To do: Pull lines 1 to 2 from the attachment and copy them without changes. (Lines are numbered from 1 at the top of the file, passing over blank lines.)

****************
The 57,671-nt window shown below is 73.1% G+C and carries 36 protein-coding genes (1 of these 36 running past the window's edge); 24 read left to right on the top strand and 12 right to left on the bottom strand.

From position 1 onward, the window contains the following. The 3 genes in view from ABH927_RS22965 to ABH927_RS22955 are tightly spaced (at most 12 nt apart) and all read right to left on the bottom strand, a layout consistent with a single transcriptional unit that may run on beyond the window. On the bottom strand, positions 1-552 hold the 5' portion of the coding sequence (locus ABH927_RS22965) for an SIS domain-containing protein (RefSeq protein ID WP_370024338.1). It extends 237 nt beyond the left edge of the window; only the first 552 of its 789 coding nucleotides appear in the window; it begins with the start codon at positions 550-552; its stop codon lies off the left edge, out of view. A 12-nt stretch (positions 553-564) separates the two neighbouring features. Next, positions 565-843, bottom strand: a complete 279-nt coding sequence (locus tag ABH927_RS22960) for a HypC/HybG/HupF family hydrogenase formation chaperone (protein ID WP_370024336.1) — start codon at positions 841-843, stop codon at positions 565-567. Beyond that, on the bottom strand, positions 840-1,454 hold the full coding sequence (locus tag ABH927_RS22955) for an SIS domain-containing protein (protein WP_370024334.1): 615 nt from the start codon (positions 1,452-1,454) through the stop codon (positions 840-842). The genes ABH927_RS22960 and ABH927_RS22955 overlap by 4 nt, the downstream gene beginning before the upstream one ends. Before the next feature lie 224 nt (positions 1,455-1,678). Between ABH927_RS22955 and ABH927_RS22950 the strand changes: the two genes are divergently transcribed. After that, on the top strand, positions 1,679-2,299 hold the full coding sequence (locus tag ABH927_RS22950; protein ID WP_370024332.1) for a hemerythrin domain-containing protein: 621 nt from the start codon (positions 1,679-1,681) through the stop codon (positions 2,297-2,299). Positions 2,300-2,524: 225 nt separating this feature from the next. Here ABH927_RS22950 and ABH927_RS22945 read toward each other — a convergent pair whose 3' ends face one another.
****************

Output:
The 57,671-nt window shown below is 73.1% G+C and carries 36 protein-coding genes (1 of these 36 running past the window's edge); 24 read left to right on the top strand and 12 right to left on the bottom strand.

From position 1 onward, the window contains the following. The 3 genes in view from ABH927_RS22965 to ABH927_RS22955 are tightly spaced (at most 12 nt apart) and all read right to left on the bottom strand, a layout consistent with a single transcriptional unit that may run on beyond the window. On the bottom strand, positions 1-552 hold the 5' portion of the coding sequence (locus ABH927_RS22965) for an SIS domain-containing protein (RefSeq protein ID WP_370024338.1). It extends 237 nt beyond the left edge of the window; only the first 552 of its 789 coding nucleotides appear in the window; it begins with the start codon at positions 550-552; its stop codon lies off the left edge, out of view. A 12-nt stretch (positions 553-564) separates the two neighbouring features. Next, positions 565-843, bottom strand: a complete 279-nt coding sequence (locus tag ABH927_RS22960) for a HypC/HybG/HupF family hydrogenase formation chaperone (protein ID WP_370024336.1) — start codon at positions 841-843, stop codon at positions 565-567. Beyond that, on the bottom strand, positions 840-1,454 hold the full coding sequence (locus tag ABH927_RS22955) for an SIS domain-containing protein (protein WP_370024334.1): 615 nt from the start codon (positions 1,452-1,454) through the stop codon (positions 840-842). The genes ABH927_RS22960 and ABH927_RS22955 overlap by 4 nt, the downstream gene beginning before the upstream one ends. Before the next feature lie 224 nt (positions 1,455-1,678). Between ABH927_RS22955 and ABH927_RS22950 the strand changes: the two genes are divergently transcribed. After that, on the top strand, positions 1,679-2,299 hold the full coding sequence (locus tag ABH927_RS22950; protein ID WP_370024332.1) for a hemerythrin domain-containing protein: 621 nt from the start codon (positions 1,679-1,681) through the stop codon (positions 2,297-2,299). Positions 2,300-2,524: 225 nt separating this feature from the next. Here ABH927_RS22950 and ABH927_RS22945 read toward each other — a convergent pair whose 3' ends face one another.